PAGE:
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Magazine Editor: Let Newspapers Die

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Magazine Editor: Let Newspapers Die

Business

Magazine Editor: Let Newspapers Die

Magazine Editor: Let Newspapers Die

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Politicians and journalists are among those lamenting the financial troubles of newspapers. But Newsweek technology editor Daniel Lyons has little sympathy. Lyons believes many print news outlets — stricken by a drop in readers and advertisers — should be allowed to simply dwindle away, rather than be rescued by the government. He says such a reality signals a healthy, albeit painful, shift into an era transformed by digital news.

MICHEL MARTIN, host:

And now another view. As he just noted, Senator Cardin's strategy has encountered much skepticism by the industry, his fellow senators, the public, even journalists themselves. One skeptic includes Newsweek technology editor Daniel Lyons. In a recent column, he argued that the government should just let struggling newspapers fail. And he's with us now. Welcome. Thank you for speaking with us.

Mr. DANIEL LYONS (Technology Editor, Newsweek): Hi. Thanks for having me.

MARTIN: Well, you heard Senator Cardin, and I know you've heard the argument before. He says that struggling newspapers should have the option of becoming nonprofits. What's so terrible?

Mr. LYONS: I think it's one, a bad idea, and two, possibly a dangerous idea. I think it's a bad idea because the problems that newspapers are having are not really caused by the recession there. They are worsened by the recession, but they're caused by the fact that their business model doesn't work anymore. Their readers are leaving them, and more importantly their advertisers are leaving them. It's a dangerous idea, possibly, because I think it sets a bad precedent to have newspapers, which should be fiercely independent, now come to rely on a sort of a handout from friendly congresspeople or senators. I think that's a really, really…

MARTIN: Wait, wait, wait, wait. Well, hold on a second, though. I mean, because you're saying, number one, the business model doesn't work, and number two, it's going to be a dangerous reliance on what questionable sources of - let's take those at a time. He's talking about changing the business model. That's thing one. He's talking about changing the business model. And number two: Is it really any more dangerous to have newspapers relying on, for example, on a large number of people in the public, as opposed to what they are doing now, which is large advertisers who can then pressure them to change coverage that they don't like?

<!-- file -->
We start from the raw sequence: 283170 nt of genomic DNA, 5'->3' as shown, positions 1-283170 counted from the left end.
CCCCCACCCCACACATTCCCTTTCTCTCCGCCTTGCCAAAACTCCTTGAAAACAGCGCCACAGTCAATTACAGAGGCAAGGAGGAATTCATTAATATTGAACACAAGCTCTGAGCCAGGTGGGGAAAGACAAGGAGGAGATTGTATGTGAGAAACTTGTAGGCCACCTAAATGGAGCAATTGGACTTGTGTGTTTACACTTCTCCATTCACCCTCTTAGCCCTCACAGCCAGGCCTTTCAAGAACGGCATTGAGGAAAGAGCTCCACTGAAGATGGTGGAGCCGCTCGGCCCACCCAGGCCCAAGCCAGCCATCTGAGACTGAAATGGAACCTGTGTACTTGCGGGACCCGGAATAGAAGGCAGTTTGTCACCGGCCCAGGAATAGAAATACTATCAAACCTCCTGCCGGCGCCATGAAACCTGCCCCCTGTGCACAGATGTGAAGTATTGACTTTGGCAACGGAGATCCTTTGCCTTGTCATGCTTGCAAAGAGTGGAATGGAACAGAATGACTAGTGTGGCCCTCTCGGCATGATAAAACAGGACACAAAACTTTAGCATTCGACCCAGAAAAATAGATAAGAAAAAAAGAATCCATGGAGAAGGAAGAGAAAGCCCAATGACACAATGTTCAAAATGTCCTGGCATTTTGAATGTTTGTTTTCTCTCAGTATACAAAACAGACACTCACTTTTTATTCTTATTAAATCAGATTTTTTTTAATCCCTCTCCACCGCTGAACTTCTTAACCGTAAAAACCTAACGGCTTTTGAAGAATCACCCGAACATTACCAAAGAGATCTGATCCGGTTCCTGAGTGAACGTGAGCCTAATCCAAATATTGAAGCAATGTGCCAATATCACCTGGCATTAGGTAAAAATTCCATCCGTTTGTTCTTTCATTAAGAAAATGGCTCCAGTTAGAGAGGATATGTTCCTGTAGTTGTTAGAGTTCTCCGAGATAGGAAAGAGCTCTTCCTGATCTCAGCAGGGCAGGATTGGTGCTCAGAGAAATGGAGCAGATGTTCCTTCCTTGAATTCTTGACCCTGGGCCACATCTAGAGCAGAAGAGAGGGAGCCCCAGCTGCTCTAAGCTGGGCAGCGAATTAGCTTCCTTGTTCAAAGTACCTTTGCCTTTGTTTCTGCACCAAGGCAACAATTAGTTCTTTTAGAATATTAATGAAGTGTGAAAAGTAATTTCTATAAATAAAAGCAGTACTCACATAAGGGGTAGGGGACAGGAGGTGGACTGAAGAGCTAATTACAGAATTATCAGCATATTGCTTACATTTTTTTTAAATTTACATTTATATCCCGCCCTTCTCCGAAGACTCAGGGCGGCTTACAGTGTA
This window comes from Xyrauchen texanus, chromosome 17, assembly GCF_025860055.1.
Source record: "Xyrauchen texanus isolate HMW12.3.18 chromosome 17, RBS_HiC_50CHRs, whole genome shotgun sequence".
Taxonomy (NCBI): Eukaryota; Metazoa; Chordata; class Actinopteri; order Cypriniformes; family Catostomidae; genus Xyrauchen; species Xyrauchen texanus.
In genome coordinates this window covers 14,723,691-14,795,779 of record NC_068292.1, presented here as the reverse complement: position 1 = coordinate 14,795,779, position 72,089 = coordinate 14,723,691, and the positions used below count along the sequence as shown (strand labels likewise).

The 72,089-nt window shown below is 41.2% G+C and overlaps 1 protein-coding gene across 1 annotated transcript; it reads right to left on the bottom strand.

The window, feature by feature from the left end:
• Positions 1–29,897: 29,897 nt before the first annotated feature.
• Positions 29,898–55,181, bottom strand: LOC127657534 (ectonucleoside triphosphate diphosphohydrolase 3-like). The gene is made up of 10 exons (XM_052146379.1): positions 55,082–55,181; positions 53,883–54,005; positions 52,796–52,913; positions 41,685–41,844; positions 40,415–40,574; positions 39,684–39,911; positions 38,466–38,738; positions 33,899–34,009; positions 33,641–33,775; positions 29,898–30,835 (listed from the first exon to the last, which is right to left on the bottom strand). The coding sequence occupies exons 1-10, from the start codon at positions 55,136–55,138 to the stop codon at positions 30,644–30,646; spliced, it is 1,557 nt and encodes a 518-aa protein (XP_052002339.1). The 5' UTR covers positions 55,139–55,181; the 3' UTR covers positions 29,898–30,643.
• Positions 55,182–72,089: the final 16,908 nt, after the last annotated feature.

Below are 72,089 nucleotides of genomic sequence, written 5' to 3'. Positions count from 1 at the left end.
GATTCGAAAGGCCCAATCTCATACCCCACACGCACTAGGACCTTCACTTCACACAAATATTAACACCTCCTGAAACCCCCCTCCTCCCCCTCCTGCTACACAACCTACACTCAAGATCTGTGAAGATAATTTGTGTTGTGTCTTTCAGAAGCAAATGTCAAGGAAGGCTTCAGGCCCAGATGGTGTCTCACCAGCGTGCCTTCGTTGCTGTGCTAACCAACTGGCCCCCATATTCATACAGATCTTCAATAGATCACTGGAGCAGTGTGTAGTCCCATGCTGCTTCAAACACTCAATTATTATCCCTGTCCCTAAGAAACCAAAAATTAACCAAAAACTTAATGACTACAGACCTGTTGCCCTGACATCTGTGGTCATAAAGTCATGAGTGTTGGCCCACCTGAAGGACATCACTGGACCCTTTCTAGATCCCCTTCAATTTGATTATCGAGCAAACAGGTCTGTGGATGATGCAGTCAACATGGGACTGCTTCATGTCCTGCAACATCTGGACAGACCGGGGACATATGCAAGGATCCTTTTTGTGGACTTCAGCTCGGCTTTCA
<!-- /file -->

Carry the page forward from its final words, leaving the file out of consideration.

Mr. LYONS: Well, I think it's bad enough that we're all in bed with advertisers. I think getting in bed with the government would be even worse. But on the business model side, I think this idea of chaining it to a nonprofit, if a company decides they want to go that way, is really just prolonging their agony. I mean, they're still yoked to a business model that doesn't work anymore. The one-liner used in my story was that I think it's sort of like having a bailout for black and white TV. We, you know, it's - yeah. Black and white TV was great.

I guess I come at this from a perspective of a technology guy, that I see from the Silicon Valley, what we're about - what the Internet has given us is a powerful, powerful - the best way we've ever had to share information, to deliver information. And we are just, just at the very, very beginning of what the Internet can do. But I think to focus energy on trying to save the old thing rather than focusing on just all the great things we can do with the new thing is really the issue here. And that's what I meant to convey in my article.

MARTIN: We need to take a short break, but we're going to come back to you after the break. Before we do, I wanted to focus on something that the senator said, which I don't think has been widely discussed when his proposal has been discussed, and that is that he made the argument that people don't really understand how news is gathered. They focus a lot on the distribution platform, which is paper…

Mr. LYONS: Right.

MARTIN: …as opposed to the Internet. But you don't focus on the fact that you still need people to go out and get the news, to create this knowledge, as it were, and that people who think that these aggregators - like Google, for example - don't really accommodate for the fact that they're still - somebody's to got pay these people to go sit at the school board meeting, you know, sit at the county council meeting and listen and tell everybody what's going on. And what do you say to that?